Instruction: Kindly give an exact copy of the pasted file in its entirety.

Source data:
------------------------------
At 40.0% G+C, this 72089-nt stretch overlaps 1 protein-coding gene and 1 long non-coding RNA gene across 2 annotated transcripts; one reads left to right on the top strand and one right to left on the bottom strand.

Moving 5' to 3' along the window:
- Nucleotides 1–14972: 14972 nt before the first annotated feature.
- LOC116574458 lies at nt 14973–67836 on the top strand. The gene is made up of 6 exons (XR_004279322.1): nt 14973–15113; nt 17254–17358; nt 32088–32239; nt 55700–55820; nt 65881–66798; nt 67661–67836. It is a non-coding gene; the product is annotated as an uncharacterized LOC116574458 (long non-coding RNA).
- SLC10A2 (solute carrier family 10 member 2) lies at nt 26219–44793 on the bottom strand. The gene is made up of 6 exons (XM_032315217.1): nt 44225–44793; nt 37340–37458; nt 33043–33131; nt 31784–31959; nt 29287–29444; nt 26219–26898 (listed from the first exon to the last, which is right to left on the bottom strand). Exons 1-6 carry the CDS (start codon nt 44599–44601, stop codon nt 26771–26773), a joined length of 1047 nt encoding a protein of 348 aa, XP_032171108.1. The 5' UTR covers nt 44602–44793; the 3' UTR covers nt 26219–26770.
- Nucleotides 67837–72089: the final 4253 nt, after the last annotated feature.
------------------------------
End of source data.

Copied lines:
At 40.0% G+C, this 72089-nt stretch overlaps 1 protein-coding gene and 1 long non-coding RNA gene across 2 annotated transcripts; one reads left to right on the top strand and one right to left on the bottom strand.

Moving 5' to 3' along the window:
- Nucleotides 1–14972: 14972 nt before the first annotated feature.
- LOC116574458 lies at nt 14973–67836 on the top strand. The gene is made up of 6 exons (XR_004279322.1): nt 14973–15113; nt 17254–17358; nt 32088–32239; nt 55700–55820; nt 65881–66798; nt 67661–67836. It is a non-coding gene; the product is annotated as an uncharacterized LOC116574458 (long non-coding RNA).
- SLC10A2 (solute carrier family 10 member 2) lies at nt 26219–44793 on the bottom strand. The gene is made up of 6 exons (XM_032315217.1): nt 44225–44793; nt 37340–37458; nt 33043–33131; nt 31784–31959; nt 29287–29444; nt 26219–26898 (listed from the first exon to the last, which is right to left on the bottom strand). Exons 1-6 carry the CDS (start codon nt 44599–44601, stop codon nt 26771–26773), a joined length of 1047 nt encoding a protein of 348 aa, XP_032171108.1. The 5' UTR covers nt 44602–44793; the 3' UTR covers nt 26219–26770.
- Nucleotides 67837–72089: the final 4253 nt, after the last annotated feature.